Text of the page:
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I really hate integration by parts, so when faced with $\int_{-\pi}^\pi x^2 \cos n x \, dx$ I tried writing it as $$\int_{-\pi}^\pi x^2 \cos n x \, dx =
\frac{d}{dn} \int_{-\pi}^\pi x \sin n x \, dx = \frac{d^2}{dn^2} \int_{-\pi}^\pi \cos n x \, dx $$1

I have done something wrong. The integrand is continuously differentiable with respect to n and I thought that was enough. How can I get differentiating under the integral sign to work?

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The last term should have a negative sign, but other than that I don't see what's wrong. This is not a good application of differentiation under the integral sign, though, since generally people only care about integer $n$; I would instead compute $\int_{-\pi}^{\pi} e^{tx} \cos nx \, dx$. –  Qiaochu Yuan Jul 20 '11 at 15:53
    
Your Laplace transform example is complicated. Instead, I should just evaluate the RHS for arbitrary n, even though I just want integer n. This was for my multivariate calculus class, which I am teaching :-/ –  john mangual Jul 20 '11 at 16:09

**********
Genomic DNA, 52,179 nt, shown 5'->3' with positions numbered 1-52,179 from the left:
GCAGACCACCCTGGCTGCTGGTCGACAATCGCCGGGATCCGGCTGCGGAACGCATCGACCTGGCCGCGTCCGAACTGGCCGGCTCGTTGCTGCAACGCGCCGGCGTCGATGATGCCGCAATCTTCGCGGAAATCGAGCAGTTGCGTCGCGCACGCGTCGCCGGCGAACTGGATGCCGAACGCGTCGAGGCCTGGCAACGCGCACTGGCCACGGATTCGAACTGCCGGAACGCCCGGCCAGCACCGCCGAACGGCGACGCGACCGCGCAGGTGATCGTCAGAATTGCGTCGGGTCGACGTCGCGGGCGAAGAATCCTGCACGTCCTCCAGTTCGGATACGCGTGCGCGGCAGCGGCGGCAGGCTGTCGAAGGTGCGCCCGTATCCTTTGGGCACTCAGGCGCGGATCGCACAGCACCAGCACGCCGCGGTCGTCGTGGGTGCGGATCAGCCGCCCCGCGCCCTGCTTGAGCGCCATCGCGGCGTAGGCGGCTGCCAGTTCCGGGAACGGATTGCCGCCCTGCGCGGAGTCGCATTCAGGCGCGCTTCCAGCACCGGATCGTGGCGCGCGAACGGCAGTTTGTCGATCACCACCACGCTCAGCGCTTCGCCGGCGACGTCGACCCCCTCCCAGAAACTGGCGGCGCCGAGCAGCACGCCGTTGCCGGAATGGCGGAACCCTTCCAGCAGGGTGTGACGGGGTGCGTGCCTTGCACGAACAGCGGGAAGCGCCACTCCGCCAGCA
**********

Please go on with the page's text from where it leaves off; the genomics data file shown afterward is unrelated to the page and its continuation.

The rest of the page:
3 Answers 3

up vote 6 down vote accepted

It did work (except you are missing a negative sign). Remember $n$ is not always an integer, so that $$-\int_{-\pi}^\pi \cos(nx)dx=-\frac{2\sin(\pi n)}{n}.$$

Then $$\frac{d^2}{dn^2} \left(-\int_{-\pi}^\pi \cos(nx)dx\right) =\frac{d}{dn} \left( -\frac{2\pi\cos (\pi n)}{n}+\frac{2\sin(\pi n)}{n^2}\right)$$

$$=\frac{2\pi^2\sin(\pi n)}{n}-\frac{4\sin(\pi n)}{n^3}+\frac{4\pi\cos(\pi n)}{n^2}.$$

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Well, if there are cases in which you can't avoid integration by parts, then please use the below formula:

  • If $u$ and $v$ are functions of $x$ and dashes denote differentiation and suffixes integration with respect to $x$, then $$\small\int uv \ dx = uv_{1} -u'v_{2}+ u''v_{3} - u'''v_{4} + \cdots + (-1)^{n-1}u^{(n-1)}v_{n} + (-1)^{n} \int u^{(n)}\cdot v_{n} \ dx$$
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What do the $v_n$ stand for in your formula? –  Pedro Tamaroff Feb 26 '12 at 17:43
    
I read you answer. You clarify $v_n$ stands for integration. –  Pedro Tamaroff Feb 27 '12 at 18:03

Differentiating under the integral sign is fine here, but for such situations ("a polynomial times a trig function") I prefer to use this method. The basic idea is that you know ahead of time how integration by parts will affect the sign of each consecutive integral, so clever bookkeeping saves you from having to use excessive parentheses and making errors.

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